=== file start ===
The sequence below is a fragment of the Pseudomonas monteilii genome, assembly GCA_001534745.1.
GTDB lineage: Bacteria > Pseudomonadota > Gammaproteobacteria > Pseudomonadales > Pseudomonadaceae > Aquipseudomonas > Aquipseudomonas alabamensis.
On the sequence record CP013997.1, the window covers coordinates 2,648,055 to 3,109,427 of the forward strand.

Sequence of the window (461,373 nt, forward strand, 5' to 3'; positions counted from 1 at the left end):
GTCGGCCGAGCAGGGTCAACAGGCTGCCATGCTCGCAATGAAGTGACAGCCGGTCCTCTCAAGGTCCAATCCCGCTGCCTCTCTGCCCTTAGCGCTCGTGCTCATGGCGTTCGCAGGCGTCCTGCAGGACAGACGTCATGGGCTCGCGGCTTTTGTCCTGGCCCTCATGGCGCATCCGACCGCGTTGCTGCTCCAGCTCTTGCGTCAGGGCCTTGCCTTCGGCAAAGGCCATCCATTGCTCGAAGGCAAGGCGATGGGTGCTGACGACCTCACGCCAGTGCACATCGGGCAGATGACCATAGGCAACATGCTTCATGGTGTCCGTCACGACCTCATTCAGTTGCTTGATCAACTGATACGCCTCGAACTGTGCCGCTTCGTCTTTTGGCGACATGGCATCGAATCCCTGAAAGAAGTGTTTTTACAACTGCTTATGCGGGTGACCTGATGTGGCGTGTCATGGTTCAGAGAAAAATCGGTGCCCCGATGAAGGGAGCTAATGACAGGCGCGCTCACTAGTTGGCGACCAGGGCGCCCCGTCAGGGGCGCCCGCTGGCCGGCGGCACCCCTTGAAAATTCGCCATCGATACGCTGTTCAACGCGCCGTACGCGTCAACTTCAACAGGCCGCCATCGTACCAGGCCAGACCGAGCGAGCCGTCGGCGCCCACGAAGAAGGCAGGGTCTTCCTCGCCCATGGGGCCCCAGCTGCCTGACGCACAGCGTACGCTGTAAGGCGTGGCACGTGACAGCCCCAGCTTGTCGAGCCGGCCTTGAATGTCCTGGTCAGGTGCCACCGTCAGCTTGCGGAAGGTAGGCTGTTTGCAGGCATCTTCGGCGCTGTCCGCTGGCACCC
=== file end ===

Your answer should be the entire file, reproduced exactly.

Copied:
The sequence below is a fragment of the Pseudomonas monteilii genome, assembly GCA_001534745.1.
GTDB lineage: Bacteria > Pseudomonadota > Gammaproteobacteria > Pseudomonadales > Pseudomonadaceae > Aquipseudomonas > Aquipseudomonas alabamensis.
On the sequence record CP013997.1, the window covers coordinates 2,648,055 to 3,109,427 of the forward strand.

Sequence of the window (461,373 nt, forward strand, 5' to 3'; positions counted from 1 at the left end):
GTCGGCCGAGCAGGGTCAACAGGCTGCCATGCTCGCAATGAAGTGACAGCCGGTCCTCTCAAGGTCCAATCCCGCTGCCTCTCTGCCCTTAGCGCTCGTGCTCATGGCGTTCGCAGGCGTCCTGCAGGACAGACGTCATGGGCTCGCGGCTTTTGTCCTGGCCCTCATGGCGCATCCGACCGCGTTGCTGCTCCAGCTCTTGCGTCAGGGCCTTGCCTTCGGCAAAGGCCATCCATTGCTCGAAGGCAAGGCGATGGGTGCTGACGACCTCACGCCAGTGCACATCGGGCAGATGACCATAGGCAACATGCTTCATGGTGTCCGTCACGACCTCATTCAGTTGCTTGATCAACTGATACGCCTCGAACTGTGCCGCTTCGTCTTTTGGCGACATGGCATCGAATCCCTGAAAGAAGTGTTTTTACAACTGCTTATGCGGGTGACCTGATGTGGCGTGTCATGGTTCAGAGAAAAATCGGTGCCCCGATGAAGGGAGCTAATGACAGGCGCGCTCACTAGTTGGCGACCAGGGCGCCCCGTCAGGGGCGCCCGCTGGCCGGCGGCACCCCTTGAAAATTCGCCATCGATACGCTGTTCAACGCGCCGTACGCGTCAACTTCAACAGGCCGCCATCGTACCAGGCCAGACCGAGCGAGCCGTCGGCGCCCACGAAGAAGGCAGGGTCTTCCTCGCCCATGGGGCCCCAGCTGCCTGACGCACAGCGTACGCTGTAAGGCGTGGCACGTGACAGCCCCAGCTTGTCGAGCCGGCCTTGAATGTCCTGGTCAGGTGCCACCGTCAGCTTGCGGAAGGTAGGCTGTTTGCAGGCATCTTCGGCGCTGTCCGCTGGCACCC